desktop version had all the same functionality as the enterprise version,
except it was limited in capacity. Otherwise, if it didn't, it would be
pretty worthless as a development tool.
Nov 27 '07 #10

P: n/a
"Neil" <no****@nospam.netwrote in
news:rm**************@newssvr22.news.prodigy.net:
Maybe 2000 or maybe Enterprise Edition? My understanding was that the
desktop version had all the same functionality as the enterprise
version, except it was limited in capacity. Otherwise, if it didn't,
it would be pretty worthless as a development tool.
I think there are differences beyond capacity. We can see a list for MS-SQL
Server 2005 at:

http://www.microsoft.com/sql/prodinf...-features.mspx

I don't know of a smiliar list for MS-SQL Server 7, or MS-SQL Server 2000,
but someone may have them squirreled in his or her archives.

I guess someone with a lot more patience than I have might find something
by starting at:

http://support.microsoft.com/selectindex/default.aspx?
target=search&sreg=en-us&adv=1
Nov 27 '07 #11

P: n/a

"lyle fairfield" <ly******@yahoo.cawrote in message
news:Vm*******************@read2.cgocable.net...
"Neil" <no****@nospam.netwrote in
news:rm**************@newssvr22.news.prodigy.net:
>Maybe 2000 or maybe Enterprise Edition? My understanding was that the
desktop version had all the same functionality as the enterprise
version, except it was limited in capacity. Otherwise, if it didn't,
it would be pretty worthless as a development tool.

I think there are differences beyond capacity. We can see a list for
MS-SQL
Server 2005 at:

http://www.microsoft.com/sql/prodinf...-features.mspx

I don't know of a smiliar list for MS-SQL Server 7, or MS-SQL Server 2000,
but someone may have them squirreled in his or her archives.

I guess someone with a lot more patience than I have might find something
by starting at:

http://support.microsoft.com/selectindex/default.aspx?
target=search&sreg=en-us&adv=1

I see what you mean. Still, there don't seem to be any differences between
versions that deal with any SQL that one would write, or any objects that
one would create. Re. indexed views, it does state: "Indexed view creation
is supported in all editions. Indexed view matching by the query processor
is supported only in Enterprise Edition." So one should be able to create
indexed views in all editions. So it must be a SQL 7 thing (or "lack of
thing," rather).
Nov 27 '07 #12

P: n/a
On Nov 27, 12:49 pm, "Neil" <nos...@nospam.netwrote:
"lyle fairfield" <lylef...@yahoo.cawrote in message

news:Vm*******************@read2.cgocable.net...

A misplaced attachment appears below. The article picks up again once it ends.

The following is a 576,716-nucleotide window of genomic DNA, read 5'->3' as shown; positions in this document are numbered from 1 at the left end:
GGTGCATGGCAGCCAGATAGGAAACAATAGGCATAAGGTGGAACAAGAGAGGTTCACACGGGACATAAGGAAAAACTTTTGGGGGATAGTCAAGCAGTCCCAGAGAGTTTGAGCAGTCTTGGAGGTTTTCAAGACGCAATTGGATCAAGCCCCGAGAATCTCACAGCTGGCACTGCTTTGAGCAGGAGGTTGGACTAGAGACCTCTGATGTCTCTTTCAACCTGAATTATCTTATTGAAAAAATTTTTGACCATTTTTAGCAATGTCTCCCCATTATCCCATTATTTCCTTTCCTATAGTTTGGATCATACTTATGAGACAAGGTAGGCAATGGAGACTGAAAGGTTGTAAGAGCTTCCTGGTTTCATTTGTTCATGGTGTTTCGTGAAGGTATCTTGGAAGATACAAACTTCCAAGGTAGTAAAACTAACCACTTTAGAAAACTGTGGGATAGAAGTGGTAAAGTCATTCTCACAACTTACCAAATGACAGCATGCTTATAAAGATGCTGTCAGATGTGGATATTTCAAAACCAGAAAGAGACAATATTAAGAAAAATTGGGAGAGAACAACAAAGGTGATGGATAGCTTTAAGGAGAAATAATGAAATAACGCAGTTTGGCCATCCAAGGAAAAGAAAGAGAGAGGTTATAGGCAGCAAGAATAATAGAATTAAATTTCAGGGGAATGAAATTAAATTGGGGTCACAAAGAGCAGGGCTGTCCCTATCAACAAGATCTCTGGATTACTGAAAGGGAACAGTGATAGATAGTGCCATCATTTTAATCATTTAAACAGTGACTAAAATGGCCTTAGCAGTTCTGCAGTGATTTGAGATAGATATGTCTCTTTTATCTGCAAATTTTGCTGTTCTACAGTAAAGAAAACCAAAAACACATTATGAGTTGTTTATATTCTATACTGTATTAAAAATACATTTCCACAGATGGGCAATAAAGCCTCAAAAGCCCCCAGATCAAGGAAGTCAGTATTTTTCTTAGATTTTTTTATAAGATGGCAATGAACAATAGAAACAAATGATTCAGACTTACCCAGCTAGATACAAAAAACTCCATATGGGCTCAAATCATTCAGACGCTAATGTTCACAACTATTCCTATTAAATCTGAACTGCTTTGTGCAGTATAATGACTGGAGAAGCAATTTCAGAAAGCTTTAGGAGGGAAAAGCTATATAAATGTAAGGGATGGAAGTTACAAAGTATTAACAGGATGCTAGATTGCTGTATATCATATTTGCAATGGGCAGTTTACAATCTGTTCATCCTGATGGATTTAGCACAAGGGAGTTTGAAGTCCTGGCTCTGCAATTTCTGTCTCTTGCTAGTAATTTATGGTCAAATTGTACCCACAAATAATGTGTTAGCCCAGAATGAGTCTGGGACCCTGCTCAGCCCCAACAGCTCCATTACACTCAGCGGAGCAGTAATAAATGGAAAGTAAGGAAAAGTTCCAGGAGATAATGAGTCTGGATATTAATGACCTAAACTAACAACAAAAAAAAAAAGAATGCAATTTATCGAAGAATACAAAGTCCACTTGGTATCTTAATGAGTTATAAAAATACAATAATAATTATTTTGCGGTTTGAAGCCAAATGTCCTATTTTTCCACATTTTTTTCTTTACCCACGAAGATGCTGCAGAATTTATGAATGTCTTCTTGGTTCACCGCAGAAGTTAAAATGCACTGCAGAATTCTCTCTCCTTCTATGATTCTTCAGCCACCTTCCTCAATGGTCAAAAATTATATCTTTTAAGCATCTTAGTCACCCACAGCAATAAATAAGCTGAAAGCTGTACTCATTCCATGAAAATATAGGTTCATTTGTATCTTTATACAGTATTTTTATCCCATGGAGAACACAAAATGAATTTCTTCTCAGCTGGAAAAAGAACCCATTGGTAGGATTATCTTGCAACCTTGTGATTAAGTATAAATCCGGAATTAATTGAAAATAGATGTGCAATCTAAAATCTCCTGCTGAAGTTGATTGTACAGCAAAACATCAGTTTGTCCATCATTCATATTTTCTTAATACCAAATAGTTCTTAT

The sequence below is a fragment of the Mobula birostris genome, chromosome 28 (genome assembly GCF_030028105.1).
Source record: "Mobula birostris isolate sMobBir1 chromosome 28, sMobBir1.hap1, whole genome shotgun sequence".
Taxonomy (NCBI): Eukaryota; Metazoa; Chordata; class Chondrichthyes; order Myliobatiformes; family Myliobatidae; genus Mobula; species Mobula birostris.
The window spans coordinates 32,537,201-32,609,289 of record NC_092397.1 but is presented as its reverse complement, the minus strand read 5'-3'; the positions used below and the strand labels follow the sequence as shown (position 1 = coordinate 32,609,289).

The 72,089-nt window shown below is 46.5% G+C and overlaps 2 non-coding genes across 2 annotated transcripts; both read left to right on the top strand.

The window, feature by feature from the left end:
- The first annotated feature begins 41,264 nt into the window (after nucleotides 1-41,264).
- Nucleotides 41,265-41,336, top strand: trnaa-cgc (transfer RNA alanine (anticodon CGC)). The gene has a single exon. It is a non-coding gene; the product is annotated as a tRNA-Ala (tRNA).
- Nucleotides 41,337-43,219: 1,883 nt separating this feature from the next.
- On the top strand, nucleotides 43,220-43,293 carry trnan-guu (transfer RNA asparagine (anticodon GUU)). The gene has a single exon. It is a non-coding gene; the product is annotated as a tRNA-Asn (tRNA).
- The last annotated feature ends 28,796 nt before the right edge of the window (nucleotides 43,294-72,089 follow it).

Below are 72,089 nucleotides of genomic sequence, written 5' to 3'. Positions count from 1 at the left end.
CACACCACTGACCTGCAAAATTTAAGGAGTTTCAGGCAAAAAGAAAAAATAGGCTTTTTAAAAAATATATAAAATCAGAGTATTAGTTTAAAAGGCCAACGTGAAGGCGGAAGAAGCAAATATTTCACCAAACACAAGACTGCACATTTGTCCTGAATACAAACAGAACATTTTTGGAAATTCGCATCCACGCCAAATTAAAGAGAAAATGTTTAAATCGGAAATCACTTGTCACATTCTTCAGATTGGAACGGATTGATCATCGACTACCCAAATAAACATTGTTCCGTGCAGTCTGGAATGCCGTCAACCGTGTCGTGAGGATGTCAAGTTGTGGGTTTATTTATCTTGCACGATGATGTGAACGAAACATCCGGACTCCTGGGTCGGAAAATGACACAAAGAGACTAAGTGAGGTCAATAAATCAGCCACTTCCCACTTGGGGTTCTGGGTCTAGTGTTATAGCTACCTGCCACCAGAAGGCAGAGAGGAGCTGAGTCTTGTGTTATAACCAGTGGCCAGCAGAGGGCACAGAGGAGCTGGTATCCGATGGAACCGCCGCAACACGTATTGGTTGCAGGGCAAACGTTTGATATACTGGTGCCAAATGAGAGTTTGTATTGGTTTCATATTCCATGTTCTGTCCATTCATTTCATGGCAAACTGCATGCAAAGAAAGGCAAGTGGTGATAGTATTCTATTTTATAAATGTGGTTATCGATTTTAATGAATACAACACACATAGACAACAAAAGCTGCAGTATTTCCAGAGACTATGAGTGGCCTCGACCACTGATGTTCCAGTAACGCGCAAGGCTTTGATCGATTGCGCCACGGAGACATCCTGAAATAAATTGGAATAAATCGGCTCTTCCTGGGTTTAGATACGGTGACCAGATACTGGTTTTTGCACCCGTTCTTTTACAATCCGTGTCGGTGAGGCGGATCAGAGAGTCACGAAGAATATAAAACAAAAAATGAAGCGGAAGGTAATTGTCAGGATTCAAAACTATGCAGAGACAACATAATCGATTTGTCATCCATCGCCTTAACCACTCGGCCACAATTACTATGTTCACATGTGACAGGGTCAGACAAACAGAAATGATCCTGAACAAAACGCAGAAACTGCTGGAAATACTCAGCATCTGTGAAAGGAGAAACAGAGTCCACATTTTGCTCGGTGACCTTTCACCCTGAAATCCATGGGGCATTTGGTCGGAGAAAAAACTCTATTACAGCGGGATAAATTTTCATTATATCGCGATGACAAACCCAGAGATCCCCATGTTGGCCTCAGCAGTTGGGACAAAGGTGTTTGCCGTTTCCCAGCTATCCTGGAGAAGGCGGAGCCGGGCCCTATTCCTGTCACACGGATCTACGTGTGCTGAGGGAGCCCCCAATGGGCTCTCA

"Neil" <nos...@nospam.netwrote in
news:rm**************@newssvr22.news.prodigy.net:
Maybe 2000 or maybe Enterprise Edition? My understanding was that the
desktop version had all the same functionality as the enterprise
version, except it was limited in capacity. Otherwise, if it didn't,
it would be pretty worthless as a development tool.
I think there are differences beyond capacity. We can see a list for
MS-SQL
Server 2005 at:
http://www.microsoft.com/sql/prodinf...-features.mspx
I don't know of a smiliar list for MS-SQL Server 7, or MS-SQL Server 2000,
but someone may have them squirreled in his or her archives.
I guess someone with a lot more patience than I have might find something
by starting at:
http://support.microsoft.com/selectindex/default.aspx?
target=search&sreg=en-us&adv=1

I see what you mean. Still, there don't seem to be any differences between
versions that deal with any SQL that one would write, or any objects that
one would create. Re. indexed views, it does state: "Indexed view creation
is supported in all editions. Indexed view matching by the query processor
is supported only in Enterprise Edition." So one should be able to create
indexed views in all editions. So it must be a SQL 7 thing (or "lack of
thing," rather).- Hide quoted text -

- Show quoted text -
Hey guys. I already tried the SCHEMABINDING but it caused me all
kinds of problems. Changed fields on me; many of my Stored Procedure
would no longer work. I finally ended up deleting my Scema Bound View
and the original Table and the triggers and indexes and then recreated
them to get back were I started. I got all kinds of error when trying
to create the schemabinding "Quote Identifier OFF" Quote Identifier
ON, Ansi nulls OFF Ansi nulls ON etc. With my level of expertise I
might be better off not missing around with the schemabinding .

I just wanted to say though thanks for the help. I got a lot of great
ideas. On the book mark goto, I got it to work faster by cutting the
file in half. Lets say there are 10,000 items with item numbers 1
thru 10,000. If the item you are looking for in 5000 or less I do a
findfirst if it is greater than 5000 I do a FindLast. This has
dramatically increased the speed. Once again thanks for the help.

Nov 27 '07 #13

P: n/a
I just wanted to say though thanks for the help. I got a lot of great
ideas. On the book mark goto, I got it to work faster by cutting the
file in half. Lets say there are 10,000 items with item numbers 1
thru 10,000. If the item you are looking for in 5000 or less I do a
findfirst if it is greater than 5000 I do a FindLast. This has
dramatically increased the speed. Once again thanks for the help.
Oh yeah, that's right. That's what we were talking about in the first place.
:-)

That's a good idea, using FindLast. Never thought of that. Still, I have to
wonder if you can cut down your recordset entirely and just use smaller
sets. Anyway, glad you got some improvement.

Neil
Nov 28 '07 #14